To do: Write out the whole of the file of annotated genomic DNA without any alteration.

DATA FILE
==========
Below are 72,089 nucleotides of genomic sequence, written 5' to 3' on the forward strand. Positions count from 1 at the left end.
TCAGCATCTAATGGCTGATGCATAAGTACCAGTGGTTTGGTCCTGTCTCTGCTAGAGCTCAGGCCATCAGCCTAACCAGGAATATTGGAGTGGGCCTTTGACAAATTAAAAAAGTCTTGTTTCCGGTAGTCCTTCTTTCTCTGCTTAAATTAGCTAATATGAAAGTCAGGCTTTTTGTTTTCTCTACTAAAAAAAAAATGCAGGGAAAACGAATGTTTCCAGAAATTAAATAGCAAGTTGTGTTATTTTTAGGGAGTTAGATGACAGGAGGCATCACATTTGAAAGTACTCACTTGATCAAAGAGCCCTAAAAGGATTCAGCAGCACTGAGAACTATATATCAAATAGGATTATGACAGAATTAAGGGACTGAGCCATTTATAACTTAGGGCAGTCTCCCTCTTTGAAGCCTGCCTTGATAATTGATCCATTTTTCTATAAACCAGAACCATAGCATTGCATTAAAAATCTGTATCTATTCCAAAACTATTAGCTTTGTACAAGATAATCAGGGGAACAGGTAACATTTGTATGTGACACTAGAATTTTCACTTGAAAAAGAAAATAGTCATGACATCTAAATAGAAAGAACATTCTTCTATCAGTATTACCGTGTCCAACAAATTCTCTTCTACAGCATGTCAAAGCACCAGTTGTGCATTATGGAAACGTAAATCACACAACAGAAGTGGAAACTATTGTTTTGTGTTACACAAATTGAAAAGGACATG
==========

Below are 72,089 nucleotides of genomic sequence, written 5' to 3' on the forward strand. Positions count from 1 at the left end.
TCAGCATCTAATGGCTGATGCATAAGTACCAGTGGTTTGGTCCTGTCTCTGCTAGAGCTCAGGCCATCAGCCTAACCAGGAATATTGGAGTGGGCCTTTGACAAATTAAAAAAGTCTTGTTTCCGGTAGTCCTTCTTTCTCTGCTTAAATTAGCTAATATGAAAGTCAGGCTTTTTGTTTTCTCTACTAAAAAAAAAATGCAGGGAAAACGAATGTTTCCAGAAATTAAATAGCAAGTTGTGTTATTTTTAGGGAGTTAGATGACAGGAGGCATCACATTTGAAAGTACTCACTTGATCAAAGAGCCCTAAAAGGATTCAGCAGCACTGAGAACTATATATCAAATAGGATTATGACAGAATTAAGGGACTGAGCCATTTATAACTTAGGGCAGTCTCCCTCTTTGAAGCCTGCCTTGATAATTGATCCATTTTTCTATAAACCAGAACCATAGCATTGCATTAAAAATCTGTATCTATTCCAAAACTATTAGCTTTGTACAAGATAATCAGGGGAACAGGTAACATTTGTATGTGACACTAGAATTTTCACTTGAAAAAGAAAATAGTCATGACATCTAAATAGAAAGAACATTCTTCTATCAGTATTACCGTGTCCAACAAATTCTCTTCTACAGCATGTCAAAGCACCAGTTGTGCATTATGGAAACGTAAATCACACAACAGAAGTGGAAACTATTGTTTTGTGTTACACAAATTGAAAAGGACATG